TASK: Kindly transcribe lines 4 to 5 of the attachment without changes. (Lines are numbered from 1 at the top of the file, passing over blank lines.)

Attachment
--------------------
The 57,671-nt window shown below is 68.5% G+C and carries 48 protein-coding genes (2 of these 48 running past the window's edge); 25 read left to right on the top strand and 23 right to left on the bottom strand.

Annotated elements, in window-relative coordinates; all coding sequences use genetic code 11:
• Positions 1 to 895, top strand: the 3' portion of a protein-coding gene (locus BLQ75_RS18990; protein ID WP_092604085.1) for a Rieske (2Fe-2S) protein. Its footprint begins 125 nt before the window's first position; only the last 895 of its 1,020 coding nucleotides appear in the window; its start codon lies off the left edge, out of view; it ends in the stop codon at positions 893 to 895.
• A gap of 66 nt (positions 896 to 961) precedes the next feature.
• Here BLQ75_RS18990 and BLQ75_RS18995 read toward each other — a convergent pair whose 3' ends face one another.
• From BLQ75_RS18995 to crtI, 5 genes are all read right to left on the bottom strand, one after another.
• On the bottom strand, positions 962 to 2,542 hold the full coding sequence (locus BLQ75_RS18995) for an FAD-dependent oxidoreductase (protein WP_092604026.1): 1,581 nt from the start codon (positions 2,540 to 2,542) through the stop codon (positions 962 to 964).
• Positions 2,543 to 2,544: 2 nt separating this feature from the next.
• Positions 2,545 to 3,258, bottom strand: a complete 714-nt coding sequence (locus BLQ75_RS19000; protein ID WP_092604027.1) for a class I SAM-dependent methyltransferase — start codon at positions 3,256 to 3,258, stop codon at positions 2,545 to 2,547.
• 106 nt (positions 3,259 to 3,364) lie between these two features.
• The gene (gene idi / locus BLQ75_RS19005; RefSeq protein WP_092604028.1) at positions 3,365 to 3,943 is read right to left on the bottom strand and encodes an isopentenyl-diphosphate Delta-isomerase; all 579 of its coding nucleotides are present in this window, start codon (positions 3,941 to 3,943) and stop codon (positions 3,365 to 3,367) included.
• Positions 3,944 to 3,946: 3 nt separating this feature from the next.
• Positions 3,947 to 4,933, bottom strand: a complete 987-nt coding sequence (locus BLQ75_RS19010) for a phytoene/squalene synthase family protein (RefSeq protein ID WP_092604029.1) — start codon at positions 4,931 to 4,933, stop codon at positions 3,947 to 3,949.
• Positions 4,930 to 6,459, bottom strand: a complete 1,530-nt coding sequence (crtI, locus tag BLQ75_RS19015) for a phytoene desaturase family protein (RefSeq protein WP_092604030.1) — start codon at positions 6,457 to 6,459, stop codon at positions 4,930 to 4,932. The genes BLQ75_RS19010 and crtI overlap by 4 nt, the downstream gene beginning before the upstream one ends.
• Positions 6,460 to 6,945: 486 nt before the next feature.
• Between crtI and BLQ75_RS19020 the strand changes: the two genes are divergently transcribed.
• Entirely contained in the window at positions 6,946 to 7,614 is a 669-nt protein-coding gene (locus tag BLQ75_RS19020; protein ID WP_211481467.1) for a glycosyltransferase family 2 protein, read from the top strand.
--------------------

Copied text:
• A gap of 66 nt (positions 896 to 961) precedes the next feature.
• Here BLQ75_RS18990 and BLQ75_RS18995 read toward each other — a convergent pair whose 3' ends face one another.